Thursday, June 20, 2013

Tropical Depression Barry: June 20, Update A

I have news! Yesterday my blog webpage views crossed the 50,000 mark! I want to thank you all for your wonderful intelligence, good taste, excellent sense of humour, and for kindly telling your family/friends about my belles-lettres. I also want to reassure you that this will not go to my head. You will not notice any difference in my writing whatsoever. How could it? After all, I already know that I’m an extraordinarily witty, charming, good-looking genius... ;-) (heehee).

So, as expected, Tropical Storm Barry remained weak (max winds went up to 45mph) and made landfall this morning in Mexico. He is now well and truly over land at 19.6N, 97.7W, heading westward at 7mph as a Tropical Depression. Winds are officially 35mph, central pressure 1006mb but I think he’s a bit weaker than that. He is mostly a rain event and has dumped at least a couple of buckets over Mexico today (and continues to do so).  His circulation is pretty weak and I expect it’ll be bye-bye Barry tomorrow. This is my last entry on this well-behaved little storm.

I have heard a few people express consternation about these pesky storms that develop so close to the coast. Well, it is not really a surprise to have them pop up off your local beach at this time of year (June), but the good news is that they are dinky little things that generally bring much needed rain and not too much wind. Here is a figure that I made a few years ago that shows the track of all storms from 1851 to 2005 (graph credit: ME). (I last showed this over a year ago).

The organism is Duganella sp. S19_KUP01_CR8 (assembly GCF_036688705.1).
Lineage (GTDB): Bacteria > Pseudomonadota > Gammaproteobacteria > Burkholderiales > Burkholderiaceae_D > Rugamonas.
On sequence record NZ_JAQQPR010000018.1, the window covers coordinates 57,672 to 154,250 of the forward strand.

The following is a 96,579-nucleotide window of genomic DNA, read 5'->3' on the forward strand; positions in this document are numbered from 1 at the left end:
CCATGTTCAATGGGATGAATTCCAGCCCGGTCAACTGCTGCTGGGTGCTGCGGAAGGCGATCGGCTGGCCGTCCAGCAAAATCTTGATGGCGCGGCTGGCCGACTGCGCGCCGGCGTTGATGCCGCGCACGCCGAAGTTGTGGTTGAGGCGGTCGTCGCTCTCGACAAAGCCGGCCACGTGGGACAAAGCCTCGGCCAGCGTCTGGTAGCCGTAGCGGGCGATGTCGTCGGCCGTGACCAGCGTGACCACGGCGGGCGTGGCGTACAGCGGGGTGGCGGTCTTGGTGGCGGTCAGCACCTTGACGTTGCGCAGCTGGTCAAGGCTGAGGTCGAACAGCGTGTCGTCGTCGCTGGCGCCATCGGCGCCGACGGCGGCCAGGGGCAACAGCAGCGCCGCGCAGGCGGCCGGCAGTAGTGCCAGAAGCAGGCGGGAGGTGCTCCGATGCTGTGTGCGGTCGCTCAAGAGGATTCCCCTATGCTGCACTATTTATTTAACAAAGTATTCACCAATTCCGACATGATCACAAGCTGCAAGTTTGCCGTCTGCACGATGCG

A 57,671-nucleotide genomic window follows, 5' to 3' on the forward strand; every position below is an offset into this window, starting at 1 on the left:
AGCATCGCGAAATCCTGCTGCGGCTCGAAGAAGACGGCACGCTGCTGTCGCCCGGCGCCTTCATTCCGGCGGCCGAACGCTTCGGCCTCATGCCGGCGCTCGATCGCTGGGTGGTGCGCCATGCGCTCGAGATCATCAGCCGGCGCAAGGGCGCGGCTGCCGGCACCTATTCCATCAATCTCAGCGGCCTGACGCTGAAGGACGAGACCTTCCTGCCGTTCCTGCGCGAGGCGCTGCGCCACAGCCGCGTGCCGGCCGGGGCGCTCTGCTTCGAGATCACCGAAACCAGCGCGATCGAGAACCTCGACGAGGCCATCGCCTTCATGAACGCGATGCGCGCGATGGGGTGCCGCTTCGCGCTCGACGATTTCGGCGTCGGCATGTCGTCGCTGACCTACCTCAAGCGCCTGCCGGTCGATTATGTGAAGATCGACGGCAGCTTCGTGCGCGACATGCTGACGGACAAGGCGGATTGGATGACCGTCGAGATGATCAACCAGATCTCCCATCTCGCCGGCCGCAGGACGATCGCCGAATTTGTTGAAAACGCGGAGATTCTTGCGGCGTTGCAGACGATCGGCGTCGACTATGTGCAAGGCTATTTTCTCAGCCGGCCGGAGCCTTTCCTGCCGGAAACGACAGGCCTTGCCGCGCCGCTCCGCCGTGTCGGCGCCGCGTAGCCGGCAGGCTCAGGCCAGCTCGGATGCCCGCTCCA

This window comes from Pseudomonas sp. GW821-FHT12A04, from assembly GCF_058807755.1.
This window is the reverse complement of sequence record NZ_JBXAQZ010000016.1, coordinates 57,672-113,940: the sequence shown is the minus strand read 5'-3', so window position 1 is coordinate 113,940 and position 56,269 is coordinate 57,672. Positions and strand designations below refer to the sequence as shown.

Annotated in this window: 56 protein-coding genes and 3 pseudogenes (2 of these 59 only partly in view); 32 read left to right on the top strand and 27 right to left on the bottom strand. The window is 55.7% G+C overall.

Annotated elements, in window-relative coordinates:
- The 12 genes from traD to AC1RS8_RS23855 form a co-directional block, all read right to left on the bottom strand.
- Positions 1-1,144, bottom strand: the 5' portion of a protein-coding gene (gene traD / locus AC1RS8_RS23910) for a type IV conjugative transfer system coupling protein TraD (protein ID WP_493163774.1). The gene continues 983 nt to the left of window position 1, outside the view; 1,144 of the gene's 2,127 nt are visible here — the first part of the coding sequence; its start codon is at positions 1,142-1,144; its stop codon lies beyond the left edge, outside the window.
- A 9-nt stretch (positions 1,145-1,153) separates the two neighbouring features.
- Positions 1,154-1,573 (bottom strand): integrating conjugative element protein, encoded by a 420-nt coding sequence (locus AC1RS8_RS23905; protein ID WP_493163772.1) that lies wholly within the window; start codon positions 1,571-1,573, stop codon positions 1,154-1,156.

You can see that in the early and latter parts of the season we have storms that develop in the western Atlantic/Gulf of Mexico/Caribbean region. But because they are so close to land and early in the season things are still warming up, they don’t usually have time to develop. During the peak months it’s another story.  Storms develop in the eastern Atlantic and have lots of space and time (but no TARDIS, thankfully!) to get nice and strong before getting to land. This figure also shows why we have a ‘hurricane season’. 97% of all storms form between June 1 and Nov 30, with 78% forming during the peak months of Aug-Sept-Oct (stats from Landsea’s 1993 paper). But you can see that every so often we do get storms that develop outside of the season (including January!). Not common, but not impossible!

That’s it for now. I’ll be back when there’s another blob out there, assuming my duct tape/feather duster internet connection holds up. (Second visit from not-named cable company scheduled for tomorrow – what fun things I plan for Friday evenings, hey? ;-)).

Toodle pip!

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DISCLAIMER: These remarks are just what I think/see regarding tropical storms - not the opinion of any organization I represent. If you are making an evacuation decision, please heed your local emergency management and the National Hurricane Center's official forecast and the National Weather Service announcements. This is not an official forecast. If I "run away, run away" (Monty Python), I'll let you know.

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